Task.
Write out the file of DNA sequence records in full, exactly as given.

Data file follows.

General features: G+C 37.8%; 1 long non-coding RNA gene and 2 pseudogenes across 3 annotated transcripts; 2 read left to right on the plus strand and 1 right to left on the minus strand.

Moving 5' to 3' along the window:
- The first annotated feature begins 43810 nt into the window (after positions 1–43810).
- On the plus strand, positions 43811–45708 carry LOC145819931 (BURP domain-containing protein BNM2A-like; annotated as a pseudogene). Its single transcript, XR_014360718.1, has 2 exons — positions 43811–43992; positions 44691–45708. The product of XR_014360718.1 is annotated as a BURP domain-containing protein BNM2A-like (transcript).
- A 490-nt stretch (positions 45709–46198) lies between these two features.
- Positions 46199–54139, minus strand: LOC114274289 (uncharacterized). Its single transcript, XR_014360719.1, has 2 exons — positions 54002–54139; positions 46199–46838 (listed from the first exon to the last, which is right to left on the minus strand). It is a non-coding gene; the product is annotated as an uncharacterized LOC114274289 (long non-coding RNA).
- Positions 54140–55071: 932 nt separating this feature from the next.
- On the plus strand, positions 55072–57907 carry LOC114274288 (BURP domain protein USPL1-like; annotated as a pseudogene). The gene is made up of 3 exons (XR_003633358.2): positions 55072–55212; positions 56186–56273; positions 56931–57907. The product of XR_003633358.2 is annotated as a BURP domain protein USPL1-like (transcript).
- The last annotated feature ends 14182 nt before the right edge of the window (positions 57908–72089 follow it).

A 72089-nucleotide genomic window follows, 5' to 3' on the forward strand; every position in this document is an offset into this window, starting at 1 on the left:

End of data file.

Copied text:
General features: G+C 37.8%; 1 long non-coding RNA gene and 2 pseudogenes across 3 annotated transcripts; 2 read left to right on the plus strand and 1 right to left on the minus strand.

Moving 5' to 3' along the window:
- The first annotated feature begins 43810 nt into the window (after positions 1–43810).
- On the plus strand, positions 43811–45708 carry LOC145819931 (BURP domain-containing protein BNM2A-like; annotated as a pseudogene). Its single transcript, XR_014360718.1, has 2 exons — positions 43811–43992; positions 44691–45708. The product of XR_014360718.1 is annotated as a BURP domain-containing protein BNM2A-like (transcript).
- A 490-nt stretch (positions 45709–46198) lies between these two features.
- Positions 46199–54139, minus strand: LOC114274289 (uncharacterized). Its single transcript, XR_014360719.1, has 2 exons — positions 54002–54139; positions 46199–46838 (listed from the first exon to the last, which is right to left on the minus strand). It is a non-coding gene; the product is annotated as an uncharacterized LOC114274289 (long non-coding RNA).
- Positions 54140–55071: 932 nt separating this feature from the next.
- On the plus strand, positions 55072–57907 carry LOC114274288 (BURP domain protein USPL1-like; annotated as a pseudogene). The gene is made up of 3 exons (XR_003633358.2): positions 55072–55212; positions 56186–56273; positions 56931–57907. The product of XR_003633358.2 is annotated as a BURP domain protein USPL1-like (transcript).
- The last annotated feature ends 14182 nt before the right edge of the window (positions 57908–72089 follow it).

A 72089-nucleotide genomic window follows, 5' to 3' on the forward strand; every position in this document is an offset into this window, starting at 1 on the left: